Effective Video Collaboration: Set Yourself Up for Success
A video meeting is just like a live meeting—almost. If you are used to conducting live presentations, you are already well on your way to becoming an effective video communicator. The techniques that ensure powerful live presentations and dynamic collaboration also work for video communication. However, video meetings and presentations do require some minor adjustments. Here are a few tips to keep in mind:

Be more than a talking head: Most telepresence and video systems allow you to share multimedia source materials such as video clips, websites, spread­sheets, and other presentations. Taking advantage of this ability to commu­nicate visual information can make your video meetings more engaging and effective.

Look them in the eye: Eye contact is important in any presentation. In a video environment, eye contact comes from looking toward the camera—not the display. Make certain that your camera is positioned as close as possible to the top center of your video display. This positioning gives the impression of strong eye contact, and helps build trust and understanding among your participants.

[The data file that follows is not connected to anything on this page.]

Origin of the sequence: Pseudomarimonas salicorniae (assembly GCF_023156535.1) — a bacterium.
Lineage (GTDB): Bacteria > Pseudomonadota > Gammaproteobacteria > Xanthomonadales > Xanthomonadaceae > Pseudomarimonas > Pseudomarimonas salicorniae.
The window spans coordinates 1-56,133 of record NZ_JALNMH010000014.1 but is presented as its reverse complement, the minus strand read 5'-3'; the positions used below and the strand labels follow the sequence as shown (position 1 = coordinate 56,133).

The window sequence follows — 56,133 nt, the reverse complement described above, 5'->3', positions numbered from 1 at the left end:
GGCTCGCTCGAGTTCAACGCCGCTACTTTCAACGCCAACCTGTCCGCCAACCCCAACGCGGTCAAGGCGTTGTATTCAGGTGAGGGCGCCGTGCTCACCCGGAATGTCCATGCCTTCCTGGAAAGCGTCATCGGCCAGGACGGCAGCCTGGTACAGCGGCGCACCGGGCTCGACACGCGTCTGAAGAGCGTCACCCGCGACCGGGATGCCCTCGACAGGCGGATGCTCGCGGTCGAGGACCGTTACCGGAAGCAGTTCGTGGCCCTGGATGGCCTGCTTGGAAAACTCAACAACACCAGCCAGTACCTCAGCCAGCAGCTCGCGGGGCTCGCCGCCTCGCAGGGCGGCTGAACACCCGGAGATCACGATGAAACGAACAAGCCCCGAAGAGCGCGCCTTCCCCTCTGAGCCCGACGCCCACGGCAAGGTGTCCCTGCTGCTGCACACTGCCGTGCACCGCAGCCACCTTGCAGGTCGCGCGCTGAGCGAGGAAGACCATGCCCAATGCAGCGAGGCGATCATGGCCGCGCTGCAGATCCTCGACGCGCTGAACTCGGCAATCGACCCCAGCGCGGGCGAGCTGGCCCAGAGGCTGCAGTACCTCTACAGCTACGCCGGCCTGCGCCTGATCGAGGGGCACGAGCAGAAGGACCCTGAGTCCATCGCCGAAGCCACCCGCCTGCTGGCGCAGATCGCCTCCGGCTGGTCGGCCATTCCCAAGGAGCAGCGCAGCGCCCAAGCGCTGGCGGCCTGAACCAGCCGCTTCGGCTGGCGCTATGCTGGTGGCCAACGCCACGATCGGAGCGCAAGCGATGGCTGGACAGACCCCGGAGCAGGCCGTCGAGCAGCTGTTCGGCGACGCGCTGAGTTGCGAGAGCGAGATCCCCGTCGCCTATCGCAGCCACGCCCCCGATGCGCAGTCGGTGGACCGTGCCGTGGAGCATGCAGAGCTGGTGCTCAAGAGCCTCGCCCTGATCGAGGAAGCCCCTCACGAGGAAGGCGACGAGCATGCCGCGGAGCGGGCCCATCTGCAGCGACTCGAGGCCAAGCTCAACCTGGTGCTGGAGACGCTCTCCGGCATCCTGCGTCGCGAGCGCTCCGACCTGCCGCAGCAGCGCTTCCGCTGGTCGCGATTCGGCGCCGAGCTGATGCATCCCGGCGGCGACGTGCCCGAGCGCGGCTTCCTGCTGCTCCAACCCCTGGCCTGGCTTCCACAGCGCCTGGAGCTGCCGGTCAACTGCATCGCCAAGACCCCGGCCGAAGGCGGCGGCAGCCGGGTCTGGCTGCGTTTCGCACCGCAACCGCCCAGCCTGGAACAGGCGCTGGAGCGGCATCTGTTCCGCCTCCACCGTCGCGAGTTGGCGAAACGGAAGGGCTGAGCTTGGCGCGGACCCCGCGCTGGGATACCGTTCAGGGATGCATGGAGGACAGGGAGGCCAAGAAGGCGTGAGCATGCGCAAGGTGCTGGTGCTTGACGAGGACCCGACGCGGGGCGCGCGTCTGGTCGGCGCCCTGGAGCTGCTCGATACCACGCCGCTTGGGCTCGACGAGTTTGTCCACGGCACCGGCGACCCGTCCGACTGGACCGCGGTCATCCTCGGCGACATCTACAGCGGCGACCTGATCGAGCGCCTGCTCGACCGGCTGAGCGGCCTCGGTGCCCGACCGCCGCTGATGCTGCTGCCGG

Enunciate: If you mumble and cannot be heard by the person seated next to you, the people on the other end will also have a problem hearing you.

You are in the spotlight: Cameras and video displays tend to make everything “bigger”. Nervous habits or little recurrent gestures are magnified and will dis­tract participants on the other end. Try not to rock, sway, or fidget with paper or pens. Remember to relax. A video meeting is like any other meeting, except it includes people who are not physically present in your room.

The camera is always paying attention:  When you are connected in a video call, the camera and microphone faithfully pick up all images and words. Smart remarks, quips and asides, or demeaning gestures such as rolling eyes, are greatly amplified at the far end. You should assume that the other meeting participants can hear and see everything, even when the camera is not pointed in your direction.

Cede the floor: Secondhand noise is distracting and makes it hard to hear other speakers clearly. So mute the microphone on your side when not speak­ing. This muting keeps coughing, rustling papers, and other noise from drown­ing out the speaker.

You are not on TV: A telepresence or video conference is two-way communi­cation—unlike television, which is passive and one-way. Be sure to build in op­portunities to verbally engage the participants at the far end. Vary your source materials and provide visually interesting items that will elicit responses.

Address your entire audience: When you are in the middle of a presentation, it can be easy to forget that you are presenting not just to the people in your room but also to the participants at the far end. Be sure to speak to, make eye contact with, and engage all parties on your call.

Testing 1-2-3:• It is always a good idea to test your system and source materi­als prior to your meeting to avoid any unforeseen problems.

 



 

 

 

 


 

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